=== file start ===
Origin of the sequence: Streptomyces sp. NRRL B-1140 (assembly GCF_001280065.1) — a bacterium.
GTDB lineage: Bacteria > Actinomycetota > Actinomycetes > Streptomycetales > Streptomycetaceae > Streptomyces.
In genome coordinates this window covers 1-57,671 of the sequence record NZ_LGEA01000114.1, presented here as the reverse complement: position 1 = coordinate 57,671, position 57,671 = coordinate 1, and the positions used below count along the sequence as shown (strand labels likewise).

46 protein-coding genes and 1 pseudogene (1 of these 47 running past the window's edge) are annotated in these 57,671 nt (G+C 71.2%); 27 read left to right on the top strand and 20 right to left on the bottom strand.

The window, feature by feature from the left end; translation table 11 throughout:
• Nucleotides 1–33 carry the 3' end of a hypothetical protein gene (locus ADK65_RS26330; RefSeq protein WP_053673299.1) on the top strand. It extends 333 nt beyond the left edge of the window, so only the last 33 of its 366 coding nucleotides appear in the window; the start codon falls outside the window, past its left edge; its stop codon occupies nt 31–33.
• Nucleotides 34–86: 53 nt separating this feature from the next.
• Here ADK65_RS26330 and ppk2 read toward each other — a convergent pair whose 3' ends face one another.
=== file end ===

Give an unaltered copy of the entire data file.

Origin of the sequence: Streptomyces sp. NRRL B-1140 (assembly GCF_001280065.1) — a bacterium.
GTDB lineage: Bacteria > Actinomycetota > Actinomycetes > Streptomycetales > Streptomycetaceae > Streptomyces.
In genome coordinates this window covers 1-57,671 of the sequence record NZ_LGEA01000114.1, presented here as the reverse complement: position 1 = coordinate 57,671, position 57,671 = coordinate 1, and the positions used below count along the sequence as shown (strand labels likewise).

46 protein-coding genes and 1 pseudogene (1 of these 47 running past the window's edge) are annotated in these 57,671 nt (G+C 71.2%); 27 read left to right on the top strand and 20 right to left on the bottom strand.

The window, feature by feature from the left end; translation table 11 throughout:
• Nucleotides 1–33 carry the 3' end of a hypothetical protein gene (locus ADK65_RS26330; RefSeq protein WP_053673299.1) on the top strand. It extends 333 nt beyond the left edge of the window, so only the last 33 of its 366 coding nucleotides appear in the window; the start codon falls outside the window, past its left edge; its stop codon occupies nt 31–33.
• Nucleotides 34–86: 53 nt separating this feature from the next.
• Here ADK65_RS26330 and ppk2 read toward each other — a convergent pair whose 3' ends face one another.